Siskiyou County, CA: Irrigation district participates in groundwater recharge program
A Siskiyou County irrigation district is the first water agency in the state to take part in a new groundwater recharge program.
Under the program, the Scott Valley Irrigation District divert 5,400 acre-feet of water from the Scott River during the rainy season when the river is running high. The district can divert water from the river until March 31.
The district uses the water to flood select areas in the valley, where it can then percolate into the ground and recharge the amount of water stored underground.
Some sections of the Scott River dry up during the summer and fall. State and local officials hope raising the water table in the valley will mean the river will continue to flow rather than dry up during the summer.
More water in the river should benefit chinook and coho salmon that spawn in the river, according to the California Water Board.
“We have been talking about doing this kind of thing for a long time,” said Jim Morris, a board member for the district.
But Felice Pace, a Klamath region environmental activist, said the water table in the valley has been going down because farmers in the area have been overpumping for irrigation.
“I think it’s a boondoggle, to put it bluntly,” Pace said.
The recharge program will benefit the farmers because there will be more groundwater because of the recharge program, but the fish and other wildlife won’t benefit, he said.
“There’s no control on the pumping. It’s not measured. It’s not regulated,” Pace said.
But Morris said his family has lived in the valley since the 1800s, and he has journals that show sections of the river have been going dry in the late summer and early fall for more than 100 years.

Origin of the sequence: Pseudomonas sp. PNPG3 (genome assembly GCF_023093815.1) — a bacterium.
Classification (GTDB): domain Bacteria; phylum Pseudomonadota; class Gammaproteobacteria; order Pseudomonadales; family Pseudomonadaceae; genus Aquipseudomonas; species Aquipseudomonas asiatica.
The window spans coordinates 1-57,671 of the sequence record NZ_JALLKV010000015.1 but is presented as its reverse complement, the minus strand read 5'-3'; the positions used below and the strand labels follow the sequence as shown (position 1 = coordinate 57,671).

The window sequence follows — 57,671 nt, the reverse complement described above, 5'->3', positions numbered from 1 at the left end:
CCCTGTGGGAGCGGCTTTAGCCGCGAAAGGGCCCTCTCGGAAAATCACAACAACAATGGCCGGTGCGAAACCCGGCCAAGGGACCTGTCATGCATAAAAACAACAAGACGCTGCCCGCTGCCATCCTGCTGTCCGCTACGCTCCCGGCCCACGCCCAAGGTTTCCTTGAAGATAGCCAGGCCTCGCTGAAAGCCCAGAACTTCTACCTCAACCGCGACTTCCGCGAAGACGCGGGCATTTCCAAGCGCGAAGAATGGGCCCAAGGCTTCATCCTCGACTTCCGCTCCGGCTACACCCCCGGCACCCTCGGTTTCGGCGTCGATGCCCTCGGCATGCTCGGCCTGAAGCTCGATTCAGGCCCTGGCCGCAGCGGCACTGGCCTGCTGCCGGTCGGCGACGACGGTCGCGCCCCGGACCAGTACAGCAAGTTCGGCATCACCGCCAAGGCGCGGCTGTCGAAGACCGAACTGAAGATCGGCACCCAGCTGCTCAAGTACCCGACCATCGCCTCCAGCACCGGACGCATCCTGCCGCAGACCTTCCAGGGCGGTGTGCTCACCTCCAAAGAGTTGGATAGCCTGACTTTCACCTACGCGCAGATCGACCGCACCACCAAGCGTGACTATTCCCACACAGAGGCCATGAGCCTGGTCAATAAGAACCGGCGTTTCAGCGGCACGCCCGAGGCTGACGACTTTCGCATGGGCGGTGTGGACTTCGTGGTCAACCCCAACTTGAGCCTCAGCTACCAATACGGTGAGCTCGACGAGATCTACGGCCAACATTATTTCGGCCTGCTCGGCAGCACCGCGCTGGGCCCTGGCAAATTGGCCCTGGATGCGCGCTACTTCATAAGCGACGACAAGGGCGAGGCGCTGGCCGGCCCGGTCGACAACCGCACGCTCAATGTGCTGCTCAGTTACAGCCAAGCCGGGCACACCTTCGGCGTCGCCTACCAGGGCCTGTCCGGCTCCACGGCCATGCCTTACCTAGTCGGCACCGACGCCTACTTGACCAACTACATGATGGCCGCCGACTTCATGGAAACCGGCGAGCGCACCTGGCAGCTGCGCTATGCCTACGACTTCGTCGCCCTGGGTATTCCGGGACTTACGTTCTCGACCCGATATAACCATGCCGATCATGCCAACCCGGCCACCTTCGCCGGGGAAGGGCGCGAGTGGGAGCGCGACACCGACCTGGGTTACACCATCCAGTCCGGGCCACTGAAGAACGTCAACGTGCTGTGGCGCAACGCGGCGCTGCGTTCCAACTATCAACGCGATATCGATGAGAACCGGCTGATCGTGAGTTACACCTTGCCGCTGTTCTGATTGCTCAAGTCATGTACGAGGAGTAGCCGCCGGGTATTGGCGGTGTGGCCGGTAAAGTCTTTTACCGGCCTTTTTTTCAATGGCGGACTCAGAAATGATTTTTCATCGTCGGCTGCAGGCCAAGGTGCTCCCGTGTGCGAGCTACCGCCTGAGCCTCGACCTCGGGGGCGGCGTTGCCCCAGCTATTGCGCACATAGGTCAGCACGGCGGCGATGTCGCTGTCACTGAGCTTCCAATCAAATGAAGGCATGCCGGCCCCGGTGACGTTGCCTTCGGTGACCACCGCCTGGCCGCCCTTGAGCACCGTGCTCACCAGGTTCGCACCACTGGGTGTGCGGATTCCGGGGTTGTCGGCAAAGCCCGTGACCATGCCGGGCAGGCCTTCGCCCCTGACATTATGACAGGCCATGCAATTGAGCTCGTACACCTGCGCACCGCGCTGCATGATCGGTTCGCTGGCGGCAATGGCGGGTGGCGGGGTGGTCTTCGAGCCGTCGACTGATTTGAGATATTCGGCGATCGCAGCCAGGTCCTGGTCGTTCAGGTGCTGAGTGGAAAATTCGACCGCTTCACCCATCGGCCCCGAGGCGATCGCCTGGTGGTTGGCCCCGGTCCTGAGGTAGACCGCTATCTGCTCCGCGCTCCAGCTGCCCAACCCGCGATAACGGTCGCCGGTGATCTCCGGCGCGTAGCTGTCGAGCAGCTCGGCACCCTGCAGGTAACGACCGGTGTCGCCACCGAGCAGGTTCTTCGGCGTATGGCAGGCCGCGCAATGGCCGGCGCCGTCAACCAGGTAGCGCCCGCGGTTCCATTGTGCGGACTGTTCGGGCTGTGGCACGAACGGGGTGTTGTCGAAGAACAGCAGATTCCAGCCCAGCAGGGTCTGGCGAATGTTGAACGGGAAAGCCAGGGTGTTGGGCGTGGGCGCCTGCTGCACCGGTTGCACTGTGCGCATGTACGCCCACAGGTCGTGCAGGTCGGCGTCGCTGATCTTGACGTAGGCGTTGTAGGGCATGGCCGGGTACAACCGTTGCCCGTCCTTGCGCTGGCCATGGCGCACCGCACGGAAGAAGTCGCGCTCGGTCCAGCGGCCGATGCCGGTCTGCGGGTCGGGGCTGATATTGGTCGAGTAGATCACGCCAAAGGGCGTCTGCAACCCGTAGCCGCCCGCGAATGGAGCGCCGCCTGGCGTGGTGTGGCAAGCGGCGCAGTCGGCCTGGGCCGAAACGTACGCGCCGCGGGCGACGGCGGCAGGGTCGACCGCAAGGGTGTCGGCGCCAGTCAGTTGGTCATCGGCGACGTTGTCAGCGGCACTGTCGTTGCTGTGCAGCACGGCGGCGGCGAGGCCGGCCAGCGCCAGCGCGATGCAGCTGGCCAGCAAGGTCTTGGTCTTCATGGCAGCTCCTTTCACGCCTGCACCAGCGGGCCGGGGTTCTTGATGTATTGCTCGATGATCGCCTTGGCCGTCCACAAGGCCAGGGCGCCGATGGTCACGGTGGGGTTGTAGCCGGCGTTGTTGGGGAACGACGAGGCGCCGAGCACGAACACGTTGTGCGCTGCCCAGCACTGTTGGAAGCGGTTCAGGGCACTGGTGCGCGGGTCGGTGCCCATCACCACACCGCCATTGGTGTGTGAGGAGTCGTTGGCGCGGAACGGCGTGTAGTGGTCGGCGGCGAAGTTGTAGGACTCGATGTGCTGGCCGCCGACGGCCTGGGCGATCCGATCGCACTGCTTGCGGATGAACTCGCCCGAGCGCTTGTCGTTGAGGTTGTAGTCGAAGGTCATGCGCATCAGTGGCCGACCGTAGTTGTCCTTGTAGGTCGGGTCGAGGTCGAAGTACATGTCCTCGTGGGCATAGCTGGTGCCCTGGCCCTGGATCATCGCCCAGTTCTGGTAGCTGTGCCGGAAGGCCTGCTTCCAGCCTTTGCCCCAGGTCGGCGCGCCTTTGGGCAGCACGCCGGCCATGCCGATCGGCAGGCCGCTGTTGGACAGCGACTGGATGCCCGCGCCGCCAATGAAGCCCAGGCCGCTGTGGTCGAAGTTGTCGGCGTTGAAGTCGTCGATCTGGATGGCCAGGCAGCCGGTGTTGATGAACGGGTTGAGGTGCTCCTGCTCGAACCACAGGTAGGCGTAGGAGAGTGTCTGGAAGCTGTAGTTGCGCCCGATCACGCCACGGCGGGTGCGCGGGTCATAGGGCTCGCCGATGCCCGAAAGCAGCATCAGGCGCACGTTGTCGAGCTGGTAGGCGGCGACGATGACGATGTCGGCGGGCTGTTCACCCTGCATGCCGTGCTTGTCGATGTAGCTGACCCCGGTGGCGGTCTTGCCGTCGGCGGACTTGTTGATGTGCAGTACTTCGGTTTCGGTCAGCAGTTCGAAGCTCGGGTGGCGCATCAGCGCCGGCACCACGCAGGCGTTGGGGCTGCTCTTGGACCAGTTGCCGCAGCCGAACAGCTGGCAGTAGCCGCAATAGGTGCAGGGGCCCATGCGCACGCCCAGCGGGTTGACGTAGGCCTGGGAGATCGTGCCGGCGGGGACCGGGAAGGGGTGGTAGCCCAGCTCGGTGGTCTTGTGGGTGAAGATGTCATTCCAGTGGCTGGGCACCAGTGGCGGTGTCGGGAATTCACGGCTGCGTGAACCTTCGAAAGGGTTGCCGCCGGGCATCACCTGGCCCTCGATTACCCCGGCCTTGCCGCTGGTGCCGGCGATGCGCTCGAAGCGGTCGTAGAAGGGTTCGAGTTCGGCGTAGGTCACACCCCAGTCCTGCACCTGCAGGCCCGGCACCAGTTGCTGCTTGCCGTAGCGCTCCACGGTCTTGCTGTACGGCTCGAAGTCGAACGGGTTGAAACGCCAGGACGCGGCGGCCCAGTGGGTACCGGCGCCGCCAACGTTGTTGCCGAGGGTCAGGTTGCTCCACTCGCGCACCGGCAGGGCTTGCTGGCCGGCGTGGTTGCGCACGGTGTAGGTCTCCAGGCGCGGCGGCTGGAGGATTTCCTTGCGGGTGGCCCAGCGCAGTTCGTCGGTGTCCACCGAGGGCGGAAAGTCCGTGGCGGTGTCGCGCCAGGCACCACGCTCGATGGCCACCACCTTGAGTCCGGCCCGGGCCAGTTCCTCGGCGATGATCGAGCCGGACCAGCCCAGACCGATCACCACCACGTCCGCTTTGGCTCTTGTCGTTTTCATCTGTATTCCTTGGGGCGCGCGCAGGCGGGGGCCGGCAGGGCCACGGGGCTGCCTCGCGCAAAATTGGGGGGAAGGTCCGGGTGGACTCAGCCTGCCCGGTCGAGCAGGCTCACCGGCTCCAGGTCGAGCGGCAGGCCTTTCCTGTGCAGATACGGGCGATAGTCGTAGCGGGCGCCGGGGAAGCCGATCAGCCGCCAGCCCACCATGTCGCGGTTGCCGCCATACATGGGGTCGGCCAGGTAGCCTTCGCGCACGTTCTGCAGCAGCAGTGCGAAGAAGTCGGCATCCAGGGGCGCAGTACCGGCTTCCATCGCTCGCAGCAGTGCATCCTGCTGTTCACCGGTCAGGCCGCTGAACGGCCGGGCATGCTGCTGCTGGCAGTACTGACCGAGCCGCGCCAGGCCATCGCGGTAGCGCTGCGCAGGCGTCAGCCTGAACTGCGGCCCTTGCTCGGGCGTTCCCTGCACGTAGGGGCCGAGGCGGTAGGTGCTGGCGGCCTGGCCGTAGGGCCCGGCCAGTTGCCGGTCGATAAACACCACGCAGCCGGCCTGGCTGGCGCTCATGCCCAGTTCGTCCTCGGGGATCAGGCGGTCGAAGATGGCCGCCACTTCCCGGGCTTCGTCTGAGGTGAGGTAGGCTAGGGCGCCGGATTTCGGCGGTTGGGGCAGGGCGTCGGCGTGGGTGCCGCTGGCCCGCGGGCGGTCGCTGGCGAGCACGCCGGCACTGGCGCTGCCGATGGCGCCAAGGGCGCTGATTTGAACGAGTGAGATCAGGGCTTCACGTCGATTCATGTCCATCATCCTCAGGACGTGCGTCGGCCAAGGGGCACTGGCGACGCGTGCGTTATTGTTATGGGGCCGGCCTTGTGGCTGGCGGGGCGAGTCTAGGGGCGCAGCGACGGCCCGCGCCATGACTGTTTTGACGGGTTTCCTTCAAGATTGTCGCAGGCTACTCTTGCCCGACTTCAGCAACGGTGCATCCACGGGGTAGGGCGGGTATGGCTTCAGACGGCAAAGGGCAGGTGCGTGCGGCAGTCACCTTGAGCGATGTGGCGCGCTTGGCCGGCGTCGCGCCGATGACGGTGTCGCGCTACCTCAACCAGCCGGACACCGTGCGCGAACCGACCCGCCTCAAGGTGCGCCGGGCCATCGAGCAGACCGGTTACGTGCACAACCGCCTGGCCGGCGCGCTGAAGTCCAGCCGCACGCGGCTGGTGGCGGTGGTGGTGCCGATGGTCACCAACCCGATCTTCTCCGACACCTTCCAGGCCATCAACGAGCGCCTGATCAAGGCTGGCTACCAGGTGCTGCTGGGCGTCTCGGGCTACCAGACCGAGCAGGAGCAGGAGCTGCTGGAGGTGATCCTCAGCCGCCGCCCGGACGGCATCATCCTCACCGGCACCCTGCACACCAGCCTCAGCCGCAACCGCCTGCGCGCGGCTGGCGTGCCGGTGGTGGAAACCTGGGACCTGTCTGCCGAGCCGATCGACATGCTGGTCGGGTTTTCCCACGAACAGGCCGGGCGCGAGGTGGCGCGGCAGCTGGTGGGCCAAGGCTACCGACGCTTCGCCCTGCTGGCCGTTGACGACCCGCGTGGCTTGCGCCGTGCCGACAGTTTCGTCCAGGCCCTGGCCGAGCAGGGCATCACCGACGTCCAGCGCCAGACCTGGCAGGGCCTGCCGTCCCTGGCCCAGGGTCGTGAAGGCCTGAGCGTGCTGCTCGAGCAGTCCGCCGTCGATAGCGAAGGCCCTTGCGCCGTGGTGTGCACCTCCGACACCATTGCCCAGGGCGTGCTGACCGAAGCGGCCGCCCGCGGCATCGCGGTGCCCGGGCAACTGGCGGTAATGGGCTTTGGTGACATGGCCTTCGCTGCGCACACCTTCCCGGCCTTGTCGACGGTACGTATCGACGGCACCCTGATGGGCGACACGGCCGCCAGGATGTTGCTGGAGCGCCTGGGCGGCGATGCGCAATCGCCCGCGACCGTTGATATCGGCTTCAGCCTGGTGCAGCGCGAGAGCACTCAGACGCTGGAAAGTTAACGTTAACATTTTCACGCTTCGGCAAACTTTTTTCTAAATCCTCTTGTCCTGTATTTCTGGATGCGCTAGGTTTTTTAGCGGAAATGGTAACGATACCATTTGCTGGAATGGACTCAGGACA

“It’s a common occurrence. The fish have adapted, but the people haven’t,” Morris said.
Over the past several years of drought, he said the situation has gotten worse.
State Water Board officials have been encouraging water agencies to participate in groundwater recharge programs.
Since the Scott Valley Irrigation District received approval for the program in January, the Yolo County Flood Control and Water Conservation District also received a permit to divert water from Cache Creek for groundwater recharge.
University of California, Davis researchers are also setting aside a 15-acre plot in the valley to test whether using high river flows in the winter can be used to recharge groundwater to the point the river continues to flow in the summer and fall.
On average, the depth to water in the valley is about 30 feet, according to a UC Davis report. In wet years the water table unit rises to about 15 feet and as low as 35 feet in dry years, the report states.
REPOSTED FROM PIE N POLITICS, where editor Liz Bowen says:
PNP comment: Farmers have known for 100 years that utilizing irrigation ditches in the off-season helps recharge the groundwater table. Greenies do not like this type of program, because their goal is to destroy the environment. — Editor Liz Bowen
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